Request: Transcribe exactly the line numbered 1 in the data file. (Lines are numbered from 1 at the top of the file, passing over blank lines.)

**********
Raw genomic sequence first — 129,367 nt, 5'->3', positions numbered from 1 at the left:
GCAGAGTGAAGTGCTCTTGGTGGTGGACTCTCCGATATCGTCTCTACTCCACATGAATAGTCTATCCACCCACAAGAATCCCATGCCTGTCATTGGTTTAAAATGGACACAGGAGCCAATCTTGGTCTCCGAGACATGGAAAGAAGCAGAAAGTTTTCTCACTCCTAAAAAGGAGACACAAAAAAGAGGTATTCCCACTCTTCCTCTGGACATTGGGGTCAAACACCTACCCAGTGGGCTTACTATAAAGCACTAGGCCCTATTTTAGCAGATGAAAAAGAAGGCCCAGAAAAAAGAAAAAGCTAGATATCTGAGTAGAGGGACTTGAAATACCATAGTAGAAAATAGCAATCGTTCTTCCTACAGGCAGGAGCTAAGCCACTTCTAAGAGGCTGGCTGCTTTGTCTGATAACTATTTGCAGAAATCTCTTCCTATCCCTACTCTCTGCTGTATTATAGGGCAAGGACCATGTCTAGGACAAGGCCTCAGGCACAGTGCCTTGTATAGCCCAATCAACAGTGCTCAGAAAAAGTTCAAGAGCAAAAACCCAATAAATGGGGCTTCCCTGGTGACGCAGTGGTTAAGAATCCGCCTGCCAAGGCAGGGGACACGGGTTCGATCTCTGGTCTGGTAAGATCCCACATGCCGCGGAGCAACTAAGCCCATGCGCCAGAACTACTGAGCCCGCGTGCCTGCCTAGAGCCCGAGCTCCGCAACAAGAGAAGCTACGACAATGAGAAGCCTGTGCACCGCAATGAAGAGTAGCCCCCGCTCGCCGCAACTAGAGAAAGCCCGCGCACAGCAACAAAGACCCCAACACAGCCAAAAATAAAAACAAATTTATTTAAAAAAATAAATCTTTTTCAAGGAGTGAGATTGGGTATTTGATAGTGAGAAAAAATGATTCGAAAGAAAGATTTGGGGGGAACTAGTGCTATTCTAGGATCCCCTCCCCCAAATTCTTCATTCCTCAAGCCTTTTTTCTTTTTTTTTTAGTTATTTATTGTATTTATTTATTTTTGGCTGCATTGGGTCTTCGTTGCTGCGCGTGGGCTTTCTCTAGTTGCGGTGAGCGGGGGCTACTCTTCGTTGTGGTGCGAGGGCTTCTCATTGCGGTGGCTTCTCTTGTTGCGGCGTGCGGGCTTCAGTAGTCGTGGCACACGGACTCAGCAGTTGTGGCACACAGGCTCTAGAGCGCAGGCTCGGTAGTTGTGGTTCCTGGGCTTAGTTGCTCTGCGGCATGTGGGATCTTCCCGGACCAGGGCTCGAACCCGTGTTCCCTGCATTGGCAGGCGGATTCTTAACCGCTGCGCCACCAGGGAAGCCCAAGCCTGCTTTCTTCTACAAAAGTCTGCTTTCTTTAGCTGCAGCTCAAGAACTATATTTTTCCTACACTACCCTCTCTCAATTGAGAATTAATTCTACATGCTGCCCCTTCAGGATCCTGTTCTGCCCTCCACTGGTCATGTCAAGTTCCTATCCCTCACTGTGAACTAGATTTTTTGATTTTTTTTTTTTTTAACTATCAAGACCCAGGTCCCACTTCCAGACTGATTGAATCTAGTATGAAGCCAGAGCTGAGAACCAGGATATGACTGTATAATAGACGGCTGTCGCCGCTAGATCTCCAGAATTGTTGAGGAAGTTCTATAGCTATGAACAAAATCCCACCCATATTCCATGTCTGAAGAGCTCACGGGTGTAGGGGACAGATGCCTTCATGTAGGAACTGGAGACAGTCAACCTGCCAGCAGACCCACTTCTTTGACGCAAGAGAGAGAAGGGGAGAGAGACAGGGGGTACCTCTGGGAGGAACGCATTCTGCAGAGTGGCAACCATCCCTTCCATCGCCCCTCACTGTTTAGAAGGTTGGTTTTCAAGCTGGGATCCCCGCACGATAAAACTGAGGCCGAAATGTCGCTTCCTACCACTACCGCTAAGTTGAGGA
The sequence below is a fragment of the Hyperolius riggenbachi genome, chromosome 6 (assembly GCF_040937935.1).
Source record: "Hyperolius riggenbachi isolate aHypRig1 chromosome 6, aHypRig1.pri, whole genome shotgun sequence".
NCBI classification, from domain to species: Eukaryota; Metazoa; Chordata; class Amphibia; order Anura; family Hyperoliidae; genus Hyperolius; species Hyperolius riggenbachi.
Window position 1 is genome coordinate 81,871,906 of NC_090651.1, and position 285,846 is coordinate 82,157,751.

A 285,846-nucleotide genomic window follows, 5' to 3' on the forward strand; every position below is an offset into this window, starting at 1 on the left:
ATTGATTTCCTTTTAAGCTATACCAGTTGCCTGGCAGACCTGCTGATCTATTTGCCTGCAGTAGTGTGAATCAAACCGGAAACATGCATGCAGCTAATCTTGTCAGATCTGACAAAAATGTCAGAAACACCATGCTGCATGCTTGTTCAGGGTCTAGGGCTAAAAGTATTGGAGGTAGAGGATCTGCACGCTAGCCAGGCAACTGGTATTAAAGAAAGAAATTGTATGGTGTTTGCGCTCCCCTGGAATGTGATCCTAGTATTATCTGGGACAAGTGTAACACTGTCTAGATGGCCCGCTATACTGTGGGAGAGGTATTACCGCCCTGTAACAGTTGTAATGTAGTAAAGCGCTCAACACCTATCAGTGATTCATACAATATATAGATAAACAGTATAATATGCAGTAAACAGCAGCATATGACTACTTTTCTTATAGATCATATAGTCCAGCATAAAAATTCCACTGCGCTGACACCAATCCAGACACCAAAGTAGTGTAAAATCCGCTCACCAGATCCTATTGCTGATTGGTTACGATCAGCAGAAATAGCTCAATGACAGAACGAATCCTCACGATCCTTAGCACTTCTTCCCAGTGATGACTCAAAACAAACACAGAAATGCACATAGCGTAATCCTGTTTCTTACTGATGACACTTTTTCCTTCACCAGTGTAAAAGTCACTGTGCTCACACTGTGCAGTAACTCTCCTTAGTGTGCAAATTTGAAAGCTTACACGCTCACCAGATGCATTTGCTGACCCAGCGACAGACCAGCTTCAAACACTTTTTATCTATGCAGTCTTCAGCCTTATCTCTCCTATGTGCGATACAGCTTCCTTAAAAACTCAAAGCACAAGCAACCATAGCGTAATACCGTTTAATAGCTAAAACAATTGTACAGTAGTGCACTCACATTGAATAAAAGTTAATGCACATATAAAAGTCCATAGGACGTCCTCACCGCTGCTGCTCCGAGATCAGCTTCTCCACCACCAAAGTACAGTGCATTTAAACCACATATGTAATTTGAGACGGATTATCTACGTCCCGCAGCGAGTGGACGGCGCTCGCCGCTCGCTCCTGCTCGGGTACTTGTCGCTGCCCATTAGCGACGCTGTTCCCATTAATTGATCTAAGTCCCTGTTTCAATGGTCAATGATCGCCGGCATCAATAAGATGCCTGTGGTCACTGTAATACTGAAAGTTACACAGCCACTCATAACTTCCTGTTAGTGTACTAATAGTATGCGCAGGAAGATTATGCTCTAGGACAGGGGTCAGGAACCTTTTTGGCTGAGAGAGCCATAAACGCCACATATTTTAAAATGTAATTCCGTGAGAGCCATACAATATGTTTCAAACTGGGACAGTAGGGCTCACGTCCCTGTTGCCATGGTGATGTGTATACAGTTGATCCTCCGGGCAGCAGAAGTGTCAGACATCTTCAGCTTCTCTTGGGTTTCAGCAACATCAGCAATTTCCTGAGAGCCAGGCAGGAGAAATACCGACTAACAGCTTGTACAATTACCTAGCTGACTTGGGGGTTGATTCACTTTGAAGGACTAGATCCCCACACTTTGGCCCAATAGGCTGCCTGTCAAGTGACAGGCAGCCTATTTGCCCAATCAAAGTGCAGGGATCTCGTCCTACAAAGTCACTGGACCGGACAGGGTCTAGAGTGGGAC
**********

Raw genomic sequence first — 129,367 nt, 5'->3', positions numbered from 1 at the left: